Thanks again to everyone for the help!

  9. the 18-105 is actually quite nice for the price. it should be a good lens to start with. i would check for the d90/18-105 on amazon. i've seen that combination, refurbed, for only $999. the problem with refurbished deals is usually the (lack of) warranty, but i think you can get the combo with a one year warranty backing it up. worth looking into, i would think.
  10. Mark, I wouldn't worry about the plastic mount on the 18-105mm. Only if you were planning to change lenses very often, which I would guess you are not. As stated above, Thom Hogan gave this lens a good review, and having VR will be very handy. Also look at Costco if you're a member, they usually carry the D90 package for a good price.
  11. As others have pointed out, I would buy online. You will save a bunch of money. B&H or Adorama are two of my favorites. The D90 with the 18-105 VR would be a great starting setup. I think the D90 is an outstanding camera. You can get the D200 for 599.99 on sale at Best Buy which is a great camera for the price. I personally would rather spend more money on the lenses, but you can't go wrong with either camera. The D90 is newer technology and the 18-105 is a very nice range until you build up your lens collection. I think your on the right track by making the switch to a body that has the lenses you'll use in the future. I really like Canon's lenses better, but I don't think their Prosumer bodies are as good as Nikon's.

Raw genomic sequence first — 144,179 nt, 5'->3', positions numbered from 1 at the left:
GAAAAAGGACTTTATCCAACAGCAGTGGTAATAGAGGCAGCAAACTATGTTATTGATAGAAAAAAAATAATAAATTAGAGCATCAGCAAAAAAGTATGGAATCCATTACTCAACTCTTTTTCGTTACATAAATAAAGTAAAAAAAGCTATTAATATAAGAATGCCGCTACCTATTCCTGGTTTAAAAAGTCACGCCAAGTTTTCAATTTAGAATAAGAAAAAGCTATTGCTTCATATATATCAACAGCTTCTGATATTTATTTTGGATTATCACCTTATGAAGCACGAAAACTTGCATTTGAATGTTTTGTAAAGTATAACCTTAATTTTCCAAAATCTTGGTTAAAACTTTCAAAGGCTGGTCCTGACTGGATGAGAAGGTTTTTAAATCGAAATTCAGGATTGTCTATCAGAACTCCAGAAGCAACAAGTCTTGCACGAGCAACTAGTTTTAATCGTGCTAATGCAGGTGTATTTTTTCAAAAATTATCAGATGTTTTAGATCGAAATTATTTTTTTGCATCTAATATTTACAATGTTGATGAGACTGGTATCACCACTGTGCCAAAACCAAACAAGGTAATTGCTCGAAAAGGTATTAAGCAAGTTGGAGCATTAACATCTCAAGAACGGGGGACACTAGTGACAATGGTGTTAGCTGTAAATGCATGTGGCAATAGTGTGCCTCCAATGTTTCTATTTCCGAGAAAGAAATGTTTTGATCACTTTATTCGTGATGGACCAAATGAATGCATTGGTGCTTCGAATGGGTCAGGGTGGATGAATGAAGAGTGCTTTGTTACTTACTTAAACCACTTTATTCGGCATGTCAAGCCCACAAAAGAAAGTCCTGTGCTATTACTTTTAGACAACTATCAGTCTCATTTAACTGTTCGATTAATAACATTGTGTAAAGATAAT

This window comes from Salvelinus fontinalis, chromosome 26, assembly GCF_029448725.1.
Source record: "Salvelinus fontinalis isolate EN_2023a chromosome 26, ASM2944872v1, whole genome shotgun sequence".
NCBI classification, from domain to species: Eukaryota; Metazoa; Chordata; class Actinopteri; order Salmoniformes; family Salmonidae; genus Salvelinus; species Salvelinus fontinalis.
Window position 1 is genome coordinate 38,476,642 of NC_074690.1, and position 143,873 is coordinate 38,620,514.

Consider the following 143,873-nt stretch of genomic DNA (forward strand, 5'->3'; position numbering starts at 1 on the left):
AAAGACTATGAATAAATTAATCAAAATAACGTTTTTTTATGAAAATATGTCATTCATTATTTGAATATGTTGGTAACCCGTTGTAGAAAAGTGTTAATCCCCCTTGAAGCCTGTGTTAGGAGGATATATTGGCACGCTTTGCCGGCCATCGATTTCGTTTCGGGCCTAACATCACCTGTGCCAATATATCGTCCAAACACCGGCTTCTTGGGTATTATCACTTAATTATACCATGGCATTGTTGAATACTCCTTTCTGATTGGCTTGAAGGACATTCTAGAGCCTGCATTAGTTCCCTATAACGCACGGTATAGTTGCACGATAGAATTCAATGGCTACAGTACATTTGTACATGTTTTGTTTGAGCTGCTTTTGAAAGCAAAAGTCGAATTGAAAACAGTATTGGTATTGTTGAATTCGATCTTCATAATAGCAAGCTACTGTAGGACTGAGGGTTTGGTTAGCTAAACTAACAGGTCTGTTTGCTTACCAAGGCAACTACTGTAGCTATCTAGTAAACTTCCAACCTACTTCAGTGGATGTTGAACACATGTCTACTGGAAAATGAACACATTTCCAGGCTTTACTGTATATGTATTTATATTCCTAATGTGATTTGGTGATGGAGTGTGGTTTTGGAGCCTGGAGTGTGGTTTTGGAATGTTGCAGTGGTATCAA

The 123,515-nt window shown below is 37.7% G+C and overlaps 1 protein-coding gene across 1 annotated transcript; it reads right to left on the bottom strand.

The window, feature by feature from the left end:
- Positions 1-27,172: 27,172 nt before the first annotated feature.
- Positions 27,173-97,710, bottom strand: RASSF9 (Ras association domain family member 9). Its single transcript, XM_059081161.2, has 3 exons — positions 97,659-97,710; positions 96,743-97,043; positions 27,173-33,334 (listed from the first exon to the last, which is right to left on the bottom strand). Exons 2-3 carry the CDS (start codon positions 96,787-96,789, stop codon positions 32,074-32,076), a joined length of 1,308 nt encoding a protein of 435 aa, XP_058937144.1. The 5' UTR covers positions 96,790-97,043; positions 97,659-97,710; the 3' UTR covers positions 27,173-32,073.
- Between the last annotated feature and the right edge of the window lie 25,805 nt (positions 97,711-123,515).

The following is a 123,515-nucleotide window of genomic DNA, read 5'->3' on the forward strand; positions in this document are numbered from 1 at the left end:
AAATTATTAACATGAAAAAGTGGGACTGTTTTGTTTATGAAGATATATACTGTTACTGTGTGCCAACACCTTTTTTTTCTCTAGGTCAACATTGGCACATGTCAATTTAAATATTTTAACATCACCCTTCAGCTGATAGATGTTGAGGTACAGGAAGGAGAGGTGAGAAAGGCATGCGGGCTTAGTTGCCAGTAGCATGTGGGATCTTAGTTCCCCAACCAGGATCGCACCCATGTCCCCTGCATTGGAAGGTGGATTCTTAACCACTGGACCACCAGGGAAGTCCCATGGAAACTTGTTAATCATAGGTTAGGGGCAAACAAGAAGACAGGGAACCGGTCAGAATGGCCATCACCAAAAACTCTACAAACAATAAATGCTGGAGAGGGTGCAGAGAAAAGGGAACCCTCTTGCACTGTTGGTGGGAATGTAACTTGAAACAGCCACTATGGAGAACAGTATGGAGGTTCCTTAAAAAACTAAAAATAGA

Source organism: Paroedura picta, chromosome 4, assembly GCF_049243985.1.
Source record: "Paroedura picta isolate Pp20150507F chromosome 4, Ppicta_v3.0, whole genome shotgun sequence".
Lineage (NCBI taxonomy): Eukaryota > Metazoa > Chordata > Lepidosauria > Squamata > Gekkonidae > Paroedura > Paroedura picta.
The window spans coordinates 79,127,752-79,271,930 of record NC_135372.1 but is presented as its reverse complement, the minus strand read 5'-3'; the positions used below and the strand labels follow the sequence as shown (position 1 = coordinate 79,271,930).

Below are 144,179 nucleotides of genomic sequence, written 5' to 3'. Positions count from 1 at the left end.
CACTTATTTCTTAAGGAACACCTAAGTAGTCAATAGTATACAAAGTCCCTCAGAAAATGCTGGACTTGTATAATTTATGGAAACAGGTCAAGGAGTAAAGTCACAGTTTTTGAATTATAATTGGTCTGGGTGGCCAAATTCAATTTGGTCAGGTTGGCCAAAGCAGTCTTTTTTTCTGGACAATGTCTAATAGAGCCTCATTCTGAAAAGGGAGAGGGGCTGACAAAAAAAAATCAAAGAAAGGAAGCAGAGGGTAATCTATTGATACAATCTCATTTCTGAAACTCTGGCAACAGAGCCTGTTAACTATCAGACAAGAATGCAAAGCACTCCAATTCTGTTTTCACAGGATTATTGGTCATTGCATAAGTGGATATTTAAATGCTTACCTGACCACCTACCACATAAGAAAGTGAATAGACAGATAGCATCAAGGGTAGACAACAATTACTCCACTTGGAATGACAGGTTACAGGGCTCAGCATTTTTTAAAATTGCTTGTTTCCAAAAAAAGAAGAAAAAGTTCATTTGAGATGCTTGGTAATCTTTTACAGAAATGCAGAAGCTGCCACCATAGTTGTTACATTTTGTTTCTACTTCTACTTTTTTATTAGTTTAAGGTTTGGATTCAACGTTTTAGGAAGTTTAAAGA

12. I don't really care for slow zooms but it may work and work very well for your needs. Its not a bad price and will give your an idea of your needs down the road. I would much rather have a f2.8 type zoom. A book or two should be good as well as a flash or good tripod for sharp images at lower shutter speeds. Welcome to the site.
  13. If you like landscapes a I agree with Shun, get a nice wide angle.